1. It CAN be done, DB, but it takes lots of practice. I recommend cultivating a more cheerful optimistic view as much as possible, and working hard each day to find the BEAUTY in things and in other people. It IS there, but we have to train ourselves to look for it.

      It's a lot like trying to find the threads of GOLD buried inside mountains of rock and rubble.

      Personally, I think we send far too much time DENIGRATING everything we don't like. That feeds on itself, and can tae over our lives if we let it.

      Anyway, thank you for recognizing some good qualities in what Ed and I had posted.

      Read The Snow Queen. It's NOT just for kids, believe me.

      I believe we ARE what we THINK.

      So, how could it not be important to cultivate good kind, pleasant thoughts? ;-)


    2. DaBlade, I meant to write "I'd Hate to have to..."

  4. The whole scene looks other-wordly, the trees reminiscent of galactic gas cloud plumes. Re the outhouse, I think I'd wait for summer to use it.

    1. Hi, Cube,

      If you don't already know it, or haven't read it in many years, I urge you –– and anyone else who passes this way –– to read The Snow Queen. I think you would love it. You can read it right at your computer, if you use the following link.


      We usually think of Andersen's Fairy Tales as written for children, but as I've grown older –– and older –– I appreciate their beauty more and more, and realize their meaning much more than I did when I first heard them read to me at age five.

    2. Cube, Yes, like the Pillars of Creation. :-) My thought exactly too.

    3. Freethinke, as a lifelong voracious reader, I do remember reading the Hans Anderson version of "The Snow Queen" as a child, but your comment brought it home to me as something that would be worth my while to re-read. Thank you for that.

    4. Kid, yes, I was thinking of exactly the Pillars of Creation... that sounds so much better than galactic gas cloud plumes.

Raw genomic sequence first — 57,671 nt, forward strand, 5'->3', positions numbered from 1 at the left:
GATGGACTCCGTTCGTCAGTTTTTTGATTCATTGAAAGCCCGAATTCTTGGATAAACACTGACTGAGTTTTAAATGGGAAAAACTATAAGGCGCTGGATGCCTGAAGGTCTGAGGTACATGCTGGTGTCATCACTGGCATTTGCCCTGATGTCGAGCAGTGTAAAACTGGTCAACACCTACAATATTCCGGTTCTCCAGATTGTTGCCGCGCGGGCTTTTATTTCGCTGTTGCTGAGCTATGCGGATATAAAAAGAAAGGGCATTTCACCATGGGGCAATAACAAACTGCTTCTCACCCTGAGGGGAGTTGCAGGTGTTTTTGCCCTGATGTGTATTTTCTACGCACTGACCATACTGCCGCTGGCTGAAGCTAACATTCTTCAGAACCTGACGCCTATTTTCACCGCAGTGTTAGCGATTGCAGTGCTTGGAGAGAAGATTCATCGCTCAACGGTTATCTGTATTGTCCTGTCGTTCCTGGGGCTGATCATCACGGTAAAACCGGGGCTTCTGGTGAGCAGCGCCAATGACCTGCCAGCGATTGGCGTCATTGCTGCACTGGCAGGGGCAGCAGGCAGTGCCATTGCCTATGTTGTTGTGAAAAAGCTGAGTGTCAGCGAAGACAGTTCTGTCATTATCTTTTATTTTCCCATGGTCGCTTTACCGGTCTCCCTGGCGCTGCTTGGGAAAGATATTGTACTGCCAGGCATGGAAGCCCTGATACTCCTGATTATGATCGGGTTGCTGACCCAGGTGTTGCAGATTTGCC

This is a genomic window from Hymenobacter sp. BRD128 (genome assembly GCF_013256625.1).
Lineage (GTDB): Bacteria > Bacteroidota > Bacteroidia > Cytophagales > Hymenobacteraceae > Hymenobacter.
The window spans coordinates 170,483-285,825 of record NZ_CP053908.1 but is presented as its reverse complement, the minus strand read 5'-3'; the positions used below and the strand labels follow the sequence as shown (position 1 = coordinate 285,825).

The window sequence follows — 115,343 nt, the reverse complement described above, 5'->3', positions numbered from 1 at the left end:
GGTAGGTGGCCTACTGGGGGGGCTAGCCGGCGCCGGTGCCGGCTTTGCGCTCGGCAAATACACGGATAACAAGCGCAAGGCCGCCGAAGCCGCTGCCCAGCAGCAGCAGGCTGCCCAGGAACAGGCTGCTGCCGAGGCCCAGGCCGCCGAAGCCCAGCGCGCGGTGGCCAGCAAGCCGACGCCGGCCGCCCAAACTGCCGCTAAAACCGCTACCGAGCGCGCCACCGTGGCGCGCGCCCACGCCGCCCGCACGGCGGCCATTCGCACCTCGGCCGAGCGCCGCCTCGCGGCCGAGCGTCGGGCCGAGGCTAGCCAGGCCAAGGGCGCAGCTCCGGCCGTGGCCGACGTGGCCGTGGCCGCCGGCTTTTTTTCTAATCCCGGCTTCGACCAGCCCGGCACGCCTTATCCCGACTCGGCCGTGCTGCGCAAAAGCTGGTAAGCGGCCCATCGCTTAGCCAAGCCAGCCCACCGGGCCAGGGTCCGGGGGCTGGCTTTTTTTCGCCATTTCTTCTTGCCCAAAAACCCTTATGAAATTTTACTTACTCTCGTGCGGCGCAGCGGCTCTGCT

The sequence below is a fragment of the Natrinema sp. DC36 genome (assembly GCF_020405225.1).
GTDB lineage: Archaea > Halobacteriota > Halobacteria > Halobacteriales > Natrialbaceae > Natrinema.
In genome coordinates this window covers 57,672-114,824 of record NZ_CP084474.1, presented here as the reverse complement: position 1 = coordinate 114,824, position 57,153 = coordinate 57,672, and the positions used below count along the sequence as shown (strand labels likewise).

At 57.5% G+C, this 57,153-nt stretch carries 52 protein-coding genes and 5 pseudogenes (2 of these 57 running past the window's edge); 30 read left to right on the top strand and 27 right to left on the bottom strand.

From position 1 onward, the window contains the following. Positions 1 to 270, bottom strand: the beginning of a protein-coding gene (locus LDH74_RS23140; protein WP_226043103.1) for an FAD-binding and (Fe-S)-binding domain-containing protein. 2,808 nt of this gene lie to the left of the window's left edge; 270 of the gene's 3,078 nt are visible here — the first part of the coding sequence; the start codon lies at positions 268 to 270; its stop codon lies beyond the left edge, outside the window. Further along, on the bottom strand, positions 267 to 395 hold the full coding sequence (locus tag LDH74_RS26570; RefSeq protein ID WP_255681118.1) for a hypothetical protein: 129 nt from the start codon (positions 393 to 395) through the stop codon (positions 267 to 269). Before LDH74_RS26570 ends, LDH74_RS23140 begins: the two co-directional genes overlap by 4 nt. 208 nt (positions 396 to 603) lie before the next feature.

5. Cube, and it's nice we got something of value for our NASA/Science related tax money in these images.

    6. Yes, way better than obama's idea of NASA being a moslem outreach... bleech.

    7. Good GOD yea, how disgusting was that.

  5. When we have our next big snowstorm, I'm going to use that photo as my Facebook banner.

    BTW, I often use APOS's photos as my banner.

    1. AOW, I have cycling APOD pictures as my wallpaper.

    2. Kid,
      I haven't gotten around to cycling the pictures, but I use one that I've saved as my wallpaper. Great stuff!

    3. AOW, SO much beauty out there. Which is why I love th3e big picture so much. Keeps me sane.

  6. It sifts from leaden sieves,
It powders all the wood,

    It fills with alabaster wool

    The wrinkles of the road.

    It makes an even face
Of mountain and of plain ––
Unbroken forehead from the east

    Unto the east again.

    It reaches to the fence,
It wraps it, rail by rail,

    Till it is lost in fleeces;
It flings a crystal veil

    On stump and stack and stem ––
    The summer's empty room,

    Acres of seams where harvests were,

    Recordless, but for them.

    It ruffles wrists of posts,

    As ankles of a queen ––

    Then stills its artisans like ghosts,

    Denying they have been.

    ~ Emily Dickinson (1830-1886)